Transferring a Business in a Will
Authored by Ken LaMance
, LegalMatch Law Library Managing Editor and Attorney at Law
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Can I Transfer a Business through My Will?
Yes- like any other type of asset or property, a business owner can transfer their business through their written will. The business will be distributed to the named person(s) upon the owner’s death. In fact, it is recommended that a business owner address the distribution of their business upon their death. Failure to include such provisions in the will result in the business being subject to probate laws.
The distribution of a business upon death can often be unfavorable if left to probate laws. For example, probate distribution can result in the business being split between several different family members rather than a single intended person. Moreover, probate proceedings can be long and costly, which can result in unnecessary delays in the operation of the business.
For these reasons it is advisable to include the distribution of business assets in one’s will.
What are Some Common Issues that Arise when Transferring a Business in a Will?
The main concern when transferring a business in a will is the issue of estate taxes
or “death taxes”. These are taxes that are imposed on transfers of property that result from a person’s death. If the business and/or the estate are large enough, it can result in heavy taxes for the persons receiving the business. It is not uncommon for family members to sell off an inherited business simply so they can pay the taxes that are owed on the transfer.
Another common area of dispute is with regards to the issue of succession. Succession refers to which person or persons will continue operating the business after it is transferred. Unless these terms are clearly stated in a will, there can be much confusion as to who actually receives the business as a beneficiary and who will be responsible for day-to-day operations.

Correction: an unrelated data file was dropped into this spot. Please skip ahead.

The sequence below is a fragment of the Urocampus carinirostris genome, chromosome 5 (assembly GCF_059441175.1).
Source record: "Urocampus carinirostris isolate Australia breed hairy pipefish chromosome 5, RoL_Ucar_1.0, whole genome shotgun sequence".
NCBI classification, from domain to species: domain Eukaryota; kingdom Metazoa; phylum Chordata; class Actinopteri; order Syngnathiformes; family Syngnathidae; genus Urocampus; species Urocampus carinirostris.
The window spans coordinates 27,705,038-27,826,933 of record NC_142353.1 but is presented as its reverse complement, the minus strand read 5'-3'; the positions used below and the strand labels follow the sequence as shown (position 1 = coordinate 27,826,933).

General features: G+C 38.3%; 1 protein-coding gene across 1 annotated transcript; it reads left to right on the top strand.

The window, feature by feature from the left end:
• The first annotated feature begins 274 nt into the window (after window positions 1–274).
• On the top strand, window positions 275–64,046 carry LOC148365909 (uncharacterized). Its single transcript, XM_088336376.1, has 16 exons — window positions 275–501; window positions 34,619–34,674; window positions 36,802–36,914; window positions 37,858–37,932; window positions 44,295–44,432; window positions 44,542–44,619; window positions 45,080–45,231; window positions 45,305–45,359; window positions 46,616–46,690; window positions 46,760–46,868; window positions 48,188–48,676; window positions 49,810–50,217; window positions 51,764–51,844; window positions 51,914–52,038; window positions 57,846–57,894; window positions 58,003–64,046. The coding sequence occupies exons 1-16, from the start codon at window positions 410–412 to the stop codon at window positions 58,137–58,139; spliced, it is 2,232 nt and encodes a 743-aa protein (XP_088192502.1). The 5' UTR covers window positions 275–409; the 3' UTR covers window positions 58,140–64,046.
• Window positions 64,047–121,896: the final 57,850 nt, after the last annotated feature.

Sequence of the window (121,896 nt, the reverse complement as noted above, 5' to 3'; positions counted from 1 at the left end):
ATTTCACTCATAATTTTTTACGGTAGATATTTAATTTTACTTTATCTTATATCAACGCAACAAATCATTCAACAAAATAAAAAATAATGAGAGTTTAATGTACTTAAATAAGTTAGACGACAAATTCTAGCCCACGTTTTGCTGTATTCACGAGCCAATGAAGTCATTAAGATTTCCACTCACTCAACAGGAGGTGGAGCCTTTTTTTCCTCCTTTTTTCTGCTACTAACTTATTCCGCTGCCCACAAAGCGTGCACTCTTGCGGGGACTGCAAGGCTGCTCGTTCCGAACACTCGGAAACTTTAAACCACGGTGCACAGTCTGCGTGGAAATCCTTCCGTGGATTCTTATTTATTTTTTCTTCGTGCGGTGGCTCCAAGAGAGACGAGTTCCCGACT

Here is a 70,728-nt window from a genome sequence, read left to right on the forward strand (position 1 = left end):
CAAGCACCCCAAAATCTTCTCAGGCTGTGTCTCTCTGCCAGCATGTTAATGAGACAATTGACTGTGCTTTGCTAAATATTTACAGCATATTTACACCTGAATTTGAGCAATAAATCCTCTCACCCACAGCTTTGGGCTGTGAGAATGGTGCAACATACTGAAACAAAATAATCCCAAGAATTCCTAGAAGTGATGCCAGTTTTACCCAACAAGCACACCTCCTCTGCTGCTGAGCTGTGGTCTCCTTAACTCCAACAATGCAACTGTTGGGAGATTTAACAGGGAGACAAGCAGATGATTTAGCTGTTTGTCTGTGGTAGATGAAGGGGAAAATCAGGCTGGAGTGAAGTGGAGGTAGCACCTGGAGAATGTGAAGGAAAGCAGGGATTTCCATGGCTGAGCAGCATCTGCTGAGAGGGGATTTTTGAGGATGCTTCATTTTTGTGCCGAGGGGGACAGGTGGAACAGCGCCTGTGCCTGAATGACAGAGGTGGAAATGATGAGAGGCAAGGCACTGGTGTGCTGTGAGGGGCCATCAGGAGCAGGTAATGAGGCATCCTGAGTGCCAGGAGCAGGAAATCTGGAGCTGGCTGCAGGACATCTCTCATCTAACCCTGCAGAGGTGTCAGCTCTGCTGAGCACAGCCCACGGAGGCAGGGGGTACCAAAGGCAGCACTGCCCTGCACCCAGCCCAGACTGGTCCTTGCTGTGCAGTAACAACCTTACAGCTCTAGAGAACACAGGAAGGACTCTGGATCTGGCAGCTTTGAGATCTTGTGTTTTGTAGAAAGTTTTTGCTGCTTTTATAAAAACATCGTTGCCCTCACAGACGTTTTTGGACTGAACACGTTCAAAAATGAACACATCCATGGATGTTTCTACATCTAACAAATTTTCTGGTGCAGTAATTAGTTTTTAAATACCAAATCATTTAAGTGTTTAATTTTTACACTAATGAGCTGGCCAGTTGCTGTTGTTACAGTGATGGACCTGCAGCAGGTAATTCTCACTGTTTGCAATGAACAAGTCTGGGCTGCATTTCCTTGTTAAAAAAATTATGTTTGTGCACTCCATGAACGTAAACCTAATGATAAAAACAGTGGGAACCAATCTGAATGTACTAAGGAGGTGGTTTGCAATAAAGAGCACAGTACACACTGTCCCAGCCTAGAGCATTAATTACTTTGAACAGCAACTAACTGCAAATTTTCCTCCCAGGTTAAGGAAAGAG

Are there Any Steps I can take to Minimize Death Taxes?
Absolutely- there are several steps a business owner can take in order to minimize the amount of taxes that their beneficiaries will have to pay.
A common business practice to reduce the amount of estate taxes is to inquire whether an “estate freeze” is available. Freezing an estate is when the value of a business is “frozen” at a particular point in time, resulting in fewer taxes on future transfers.
An estate freeze is accomplished by creating preferred stock that does not appreciate in value. Then, common stock is transferred to the business owner’s heirs. Since most of the remaining stock is preferred stock and does not appreciate, the estate taxes are reduced over time. However, the heir would likely be required to pay gift taxes.
Other common methods for lessening the amount of taxes includes:
- Transferring ownership through sale or gift
- Creating a family trust in which the new business owner is clearly named
- Installment payments on estate taxes- estates involving closely-held business sometimes have the option of installment payment for death taxes. For example, payments may be spread out over 10 years, with the first five years being interest-only payments
In any event, transferring a business through a will can be a very complex endeavor. If you will be making such a transfer, you are highly encouraged to work closely with an estate lawyer to help you plan the distribution of your business assets.
Do I Need a Lawyer for Business Transfers made through a Will?
When drafting a will, it is always a wise decision to work with a lawyer. This is especially true if you are a business owner and are making plans to transfer your business through your written will. An estates attorney can help draft your will alongside with you, to make sure that you are following the laws of your state while maximizing the advantages to your beneficiaries. You don’t want to make a transfer that results in more liabilities for your loved ones- be sure to contact a lawyer if you have any questions or concerns regarding business matters.
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Last Modified: 08-02-2012 11:16 AM PDT
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